Mission Statement
The mission of Boards Ready is to empower
medical students with the confidence, knowledge
and skills to reach their maximum potential
on the USMLE Board exams so as to
qualify them for future residencies.

Tricia Derges is the CEO and Founder of Boards Ready.  In 2016 she founded, Lift Up Springfield Mission clinic in order to provide medical, dental and mental health services to the homeless, the Veterans, the poor and the uninusred.  In March of 2017, Tricia was awarded with the National Jefferson Award for SW Missouri and in June 2017 received the elite National Jacqueline Kennedy Onassis Award from the Jefferson Foundation in Washington DC, which is only awarded to five individuals across the country each year.  This award is considered the Nobel Peace Prize for Community Service.  Joining the ranks of recipients that include Oprah WInfrey, Tom Brokaw and Mariano Rivera.

She is blessed to be a wife of 35 years and the mother of 8 children, including 2 older children that were adopted from Russia, and 26 grandchildren (current count).  She was the CEO and founder of a manufacturing company in Missouri for almost 20 years prior to her medical career.  She has received such awards as: Missouri Entrepreneur of the Year,  Top 20 Most Influential Women in SW Missouri and Manufacturer of the Year.  Her highest honor was a personal visit from President George Bush in 2004, to give recognition for the work her company had provided to the community.  She created home bound work programs for the needy of her community.  She also spent years working with troubled teens in the local Ozark high school to insure they earned their diplomas.

Tricia is very proud to have been a part of the Assistant Physicans Law in Missouri. In 2014 she provided testimony for the Assistant Physicians legislation and in 2017 wrote the wording for the Grandfather clause, a bill that was passed that corrected the eligibility time for application Assistant Physicians.  The Assistant Physician Law allowed Missouri to be the first state to make major headway in decreasing the severe shortage of physicians and getting qualified help for their underserved population. 

After raising her children, and a lifetime of business, she made the decision to go to medical school at the age of 52 in order to do more for those in need.  She graduated Summa Cum Laude of her medical class in Curacao, Netherland Antilles and did all of her clinical training at Cox Hospital in Springfield, MO., with whom Dr. Derges describes as some of the top physicians in the state of Missouri! She is eternally grateful to these great doctors that cared enough to make her training second to none!   Dr. Mike Galiindo, Dr. Anthony Richmond, Dr. William Moore, Dr. Michael Hanks, Dr. Jaime Jones, Dr. Edgar Galinanes and Dr. Rebecca Farinas (Jacksonville, FL).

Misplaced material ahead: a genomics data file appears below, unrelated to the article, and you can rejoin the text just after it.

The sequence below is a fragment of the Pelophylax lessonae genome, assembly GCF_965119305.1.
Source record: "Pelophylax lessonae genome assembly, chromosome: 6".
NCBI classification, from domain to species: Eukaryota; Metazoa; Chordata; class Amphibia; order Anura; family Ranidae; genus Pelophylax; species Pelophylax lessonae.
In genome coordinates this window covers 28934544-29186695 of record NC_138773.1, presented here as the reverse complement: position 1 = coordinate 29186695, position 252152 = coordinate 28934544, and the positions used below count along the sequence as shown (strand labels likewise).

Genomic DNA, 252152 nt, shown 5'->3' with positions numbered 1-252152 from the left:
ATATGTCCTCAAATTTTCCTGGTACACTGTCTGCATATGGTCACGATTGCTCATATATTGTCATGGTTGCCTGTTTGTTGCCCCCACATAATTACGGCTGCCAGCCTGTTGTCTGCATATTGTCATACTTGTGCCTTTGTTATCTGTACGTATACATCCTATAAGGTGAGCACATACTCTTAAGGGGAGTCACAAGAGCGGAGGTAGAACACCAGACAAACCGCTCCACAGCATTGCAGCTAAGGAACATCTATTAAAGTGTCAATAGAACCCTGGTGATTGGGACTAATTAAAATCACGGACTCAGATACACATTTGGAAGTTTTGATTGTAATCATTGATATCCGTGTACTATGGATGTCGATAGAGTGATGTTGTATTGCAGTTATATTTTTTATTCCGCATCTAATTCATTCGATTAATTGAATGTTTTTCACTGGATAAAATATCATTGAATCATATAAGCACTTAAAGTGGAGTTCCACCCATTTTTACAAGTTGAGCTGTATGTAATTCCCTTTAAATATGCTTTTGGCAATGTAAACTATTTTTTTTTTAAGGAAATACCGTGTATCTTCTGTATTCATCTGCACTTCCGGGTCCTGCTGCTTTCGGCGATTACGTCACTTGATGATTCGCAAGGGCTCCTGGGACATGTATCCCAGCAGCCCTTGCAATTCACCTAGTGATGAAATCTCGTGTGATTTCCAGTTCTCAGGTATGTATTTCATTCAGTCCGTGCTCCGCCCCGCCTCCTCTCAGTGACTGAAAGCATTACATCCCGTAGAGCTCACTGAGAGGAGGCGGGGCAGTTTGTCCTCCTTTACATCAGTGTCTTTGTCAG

Throughout her medical school experience, her background as a business leader and mother allowed her to identify numerous areas that fell short of the proper training required for the USMLE Boards.  Because of these shortages she witnessed countless, talented students not only give up and quit, but lose thousands of dollars of their life savings and their parents life's savings.  As a parent she took this loss to heart.  She states, “It was as though I was watching my own kids lose their dreams!”

Tricia was determined to create a program and a book that helped fill the shortages and gaps that created these failures.  Her teaching method is designed to interactively include the student one on one in the learning process so that they will easily learn, understand and retain material with ease.  She feels that lecturing to students for hours and running through powerpoints is of no value.  Heavy discussion, questions and thinking outside of the box is implimented.  She uses parables to relate difficult topics to things students already do on a daily basis in their lives - so it makes understanding afst and easy.  She states:  "When students leave my class, they think like a doctor - this is why they do so well on their exams".  She disagrees with the common thinking of many medical school professors in that  “it was hard on me so it should
be hard on you”.  She believes that the majority of the material required for the USMLE Boards can be simplified so that it becomes visual and realistic to learn and understand, it does not have to be difficult.